The bladder is the most common site of foreign bodies in the urinary tract. Presenting complaints in patients with a foreign body are urinary retention, dysuria, frequent urination, decreased urine volume, nocturia, hematuria, painful erection, as well as pain in the urethra and pelvis.Patient concerns:
A 50-year-old married male presented with complaints of severe lower abdominal pain and dysuria.Diagnoses:
A plain radiograph of the pelvis showed a metallic dense foreign body that was composed of many small magnetic balls in the pelvic region.Interventions:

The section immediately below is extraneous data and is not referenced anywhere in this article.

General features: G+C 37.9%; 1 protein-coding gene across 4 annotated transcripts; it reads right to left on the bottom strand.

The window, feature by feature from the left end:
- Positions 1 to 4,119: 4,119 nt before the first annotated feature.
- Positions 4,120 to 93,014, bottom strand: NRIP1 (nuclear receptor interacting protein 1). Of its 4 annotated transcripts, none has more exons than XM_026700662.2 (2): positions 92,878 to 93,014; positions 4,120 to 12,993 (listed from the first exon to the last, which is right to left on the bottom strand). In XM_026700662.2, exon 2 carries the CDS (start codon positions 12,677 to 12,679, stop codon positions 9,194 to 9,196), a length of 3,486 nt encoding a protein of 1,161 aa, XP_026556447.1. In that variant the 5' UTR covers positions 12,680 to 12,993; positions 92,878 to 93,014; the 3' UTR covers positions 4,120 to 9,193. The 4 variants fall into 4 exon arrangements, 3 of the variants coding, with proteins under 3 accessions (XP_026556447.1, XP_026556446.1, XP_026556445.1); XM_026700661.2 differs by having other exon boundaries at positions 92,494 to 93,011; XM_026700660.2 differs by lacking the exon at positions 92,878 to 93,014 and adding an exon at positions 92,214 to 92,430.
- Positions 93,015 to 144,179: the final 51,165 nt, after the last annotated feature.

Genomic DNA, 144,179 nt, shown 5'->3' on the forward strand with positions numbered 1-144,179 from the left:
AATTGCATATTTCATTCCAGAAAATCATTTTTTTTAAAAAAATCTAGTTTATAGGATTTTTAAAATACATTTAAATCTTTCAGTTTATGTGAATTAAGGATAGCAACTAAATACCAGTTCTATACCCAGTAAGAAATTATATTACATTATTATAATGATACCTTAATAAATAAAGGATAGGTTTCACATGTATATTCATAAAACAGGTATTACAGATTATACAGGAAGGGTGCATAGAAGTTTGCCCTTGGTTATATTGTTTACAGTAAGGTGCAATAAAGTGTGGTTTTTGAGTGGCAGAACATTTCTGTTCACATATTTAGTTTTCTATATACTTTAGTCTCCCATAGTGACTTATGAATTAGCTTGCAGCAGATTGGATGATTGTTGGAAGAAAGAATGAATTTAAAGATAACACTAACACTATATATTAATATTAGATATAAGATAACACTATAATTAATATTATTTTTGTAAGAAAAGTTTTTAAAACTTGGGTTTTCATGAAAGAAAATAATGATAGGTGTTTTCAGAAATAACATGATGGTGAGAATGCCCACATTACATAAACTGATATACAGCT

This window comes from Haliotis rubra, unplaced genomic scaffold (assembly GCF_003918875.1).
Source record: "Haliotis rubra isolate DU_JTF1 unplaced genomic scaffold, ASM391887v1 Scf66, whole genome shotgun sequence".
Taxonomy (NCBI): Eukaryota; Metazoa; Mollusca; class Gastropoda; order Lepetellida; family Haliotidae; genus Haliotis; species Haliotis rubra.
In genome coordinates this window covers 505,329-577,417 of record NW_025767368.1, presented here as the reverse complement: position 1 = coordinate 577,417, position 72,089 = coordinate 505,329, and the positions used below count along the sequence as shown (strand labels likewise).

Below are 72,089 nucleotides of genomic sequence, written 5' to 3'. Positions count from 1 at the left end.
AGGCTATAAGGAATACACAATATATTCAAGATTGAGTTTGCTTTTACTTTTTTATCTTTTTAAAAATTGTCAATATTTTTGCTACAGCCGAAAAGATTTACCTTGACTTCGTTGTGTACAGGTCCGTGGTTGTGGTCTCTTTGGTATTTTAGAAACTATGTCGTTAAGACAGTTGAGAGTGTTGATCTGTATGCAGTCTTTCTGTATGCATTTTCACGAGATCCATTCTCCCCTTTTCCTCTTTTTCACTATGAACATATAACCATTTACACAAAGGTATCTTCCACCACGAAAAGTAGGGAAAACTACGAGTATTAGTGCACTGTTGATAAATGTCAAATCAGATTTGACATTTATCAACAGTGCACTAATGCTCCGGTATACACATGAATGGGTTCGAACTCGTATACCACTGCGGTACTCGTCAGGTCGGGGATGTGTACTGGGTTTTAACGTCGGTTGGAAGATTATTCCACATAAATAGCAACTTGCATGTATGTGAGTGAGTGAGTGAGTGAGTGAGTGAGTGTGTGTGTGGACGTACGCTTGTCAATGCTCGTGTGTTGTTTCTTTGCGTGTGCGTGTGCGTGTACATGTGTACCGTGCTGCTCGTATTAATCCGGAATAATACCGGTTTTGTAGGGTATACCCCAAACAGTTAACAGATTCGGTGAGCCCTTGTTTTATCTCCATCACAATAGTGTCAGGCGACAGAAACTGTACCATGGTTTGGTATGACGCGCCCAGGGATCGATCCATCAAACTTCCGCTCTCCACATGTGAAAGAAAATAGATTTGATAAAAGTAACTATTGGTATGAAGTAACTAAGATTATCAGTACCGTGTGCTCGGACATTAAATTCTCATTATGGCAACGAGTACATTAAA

The foreign body was removed under cystoscopy, and 67 magnetic balls were detected without any surgical or postsurgical complications.Outcomes:
During operation, A cystoscopic examination confirmed no residue.Lessons:
The bladder is the most common site of a foreign body in the urinary tract.Most intravesical foreign bodies can be removed transurethrally and with minimum access. The best mode of management depends on the nature of the foreign body, lodged site, expertise of the surgeon, and available instruments.